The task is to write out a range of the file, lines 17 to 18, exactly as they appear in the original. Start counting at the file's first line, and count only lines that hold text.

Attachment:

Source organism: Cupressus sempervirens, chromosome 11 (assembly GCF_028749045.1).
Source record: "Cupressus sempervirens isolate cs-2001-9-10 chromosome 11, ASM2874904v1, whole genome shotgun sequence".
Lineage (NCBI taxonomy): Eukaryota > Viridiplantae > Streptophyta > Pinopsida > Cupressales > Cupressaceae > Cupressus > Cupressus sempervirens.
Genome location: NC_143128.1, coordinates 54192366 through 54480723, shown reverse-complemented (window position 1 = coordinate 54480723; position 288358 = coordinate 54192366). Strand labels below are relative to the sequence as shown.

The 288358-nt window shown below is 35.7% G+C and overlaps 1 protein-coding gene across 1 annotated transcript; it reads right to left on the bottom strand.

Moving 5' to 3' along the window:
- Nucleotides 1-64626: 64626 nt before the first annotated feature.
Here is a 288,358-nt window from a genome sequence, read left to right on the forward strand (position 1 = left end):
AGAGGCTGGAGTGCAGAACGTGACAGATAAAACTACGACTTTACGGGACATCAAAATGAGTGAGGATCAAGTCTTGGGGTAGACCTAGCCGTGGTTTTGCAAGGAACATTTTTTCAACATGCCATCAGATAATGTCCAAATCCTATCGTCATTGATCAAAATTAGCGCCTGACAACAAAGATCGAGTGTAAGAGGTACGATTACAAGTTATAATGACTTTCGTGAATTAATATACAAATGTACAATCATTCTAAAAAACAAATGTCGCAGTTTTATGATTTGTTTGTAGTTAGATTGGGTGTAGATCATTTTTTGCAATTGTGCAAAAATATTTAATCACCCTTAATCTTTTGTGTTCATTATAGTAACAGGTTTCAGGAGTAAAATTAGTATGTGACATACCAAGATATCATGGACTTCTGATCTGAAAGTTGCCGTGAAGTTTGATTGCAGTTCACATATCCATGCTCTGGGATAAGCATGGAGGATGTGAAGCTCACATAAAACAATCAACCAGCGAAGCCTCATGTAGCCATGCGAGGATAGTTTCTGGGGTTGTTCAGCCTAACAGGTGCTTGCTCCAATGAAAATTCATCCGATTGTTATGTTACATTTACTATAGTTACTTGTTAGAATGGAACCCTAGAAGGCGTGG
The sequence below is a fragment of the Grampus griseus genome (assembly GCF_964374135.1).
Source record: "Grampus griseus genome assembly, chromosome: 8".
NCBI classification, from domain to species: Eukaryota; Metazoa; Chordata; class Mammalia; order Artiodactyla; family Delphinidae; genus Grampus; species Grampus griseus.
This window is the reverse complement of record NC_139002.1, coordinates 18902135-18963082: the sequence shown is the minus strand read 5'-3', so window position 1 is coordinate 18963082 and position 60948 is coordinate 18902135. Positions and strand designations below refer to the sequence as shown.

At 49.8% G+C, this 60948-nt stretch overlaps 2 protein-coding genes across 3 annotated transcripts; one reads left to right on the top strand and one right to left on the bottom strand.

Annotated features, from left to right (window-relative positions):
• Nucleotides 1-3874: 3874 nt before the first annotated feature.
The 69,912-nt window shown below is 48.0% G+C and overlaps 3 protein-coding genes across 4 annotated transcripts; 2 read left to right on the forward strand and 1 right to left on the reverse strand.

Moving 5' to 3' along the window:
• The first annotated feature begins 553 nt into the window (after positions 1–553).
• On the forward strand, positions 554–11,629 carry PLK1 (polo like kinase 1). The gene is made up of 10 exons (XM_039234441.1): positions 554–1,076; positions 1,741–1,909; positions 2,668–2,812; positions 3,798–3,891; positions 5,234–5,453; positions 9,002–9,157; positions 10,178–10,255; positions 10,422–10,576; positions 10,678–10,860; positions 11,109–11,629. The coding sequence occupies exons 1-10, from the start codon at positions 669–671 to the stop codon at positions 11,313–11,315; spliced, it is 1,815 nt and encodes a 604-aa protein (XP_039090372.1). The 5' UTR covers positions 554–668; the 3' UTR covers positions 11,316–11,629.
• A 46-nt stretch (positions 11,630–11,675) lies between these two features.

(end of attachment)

The 69,912-nt window shown below is 48.0% G+C and overlaps 3 protein-coding genes across 4 annotated transcripts; 2 read left to right on the forward strand and 1 right to left on the reverse strand.

Moving 5' to 3' along the window: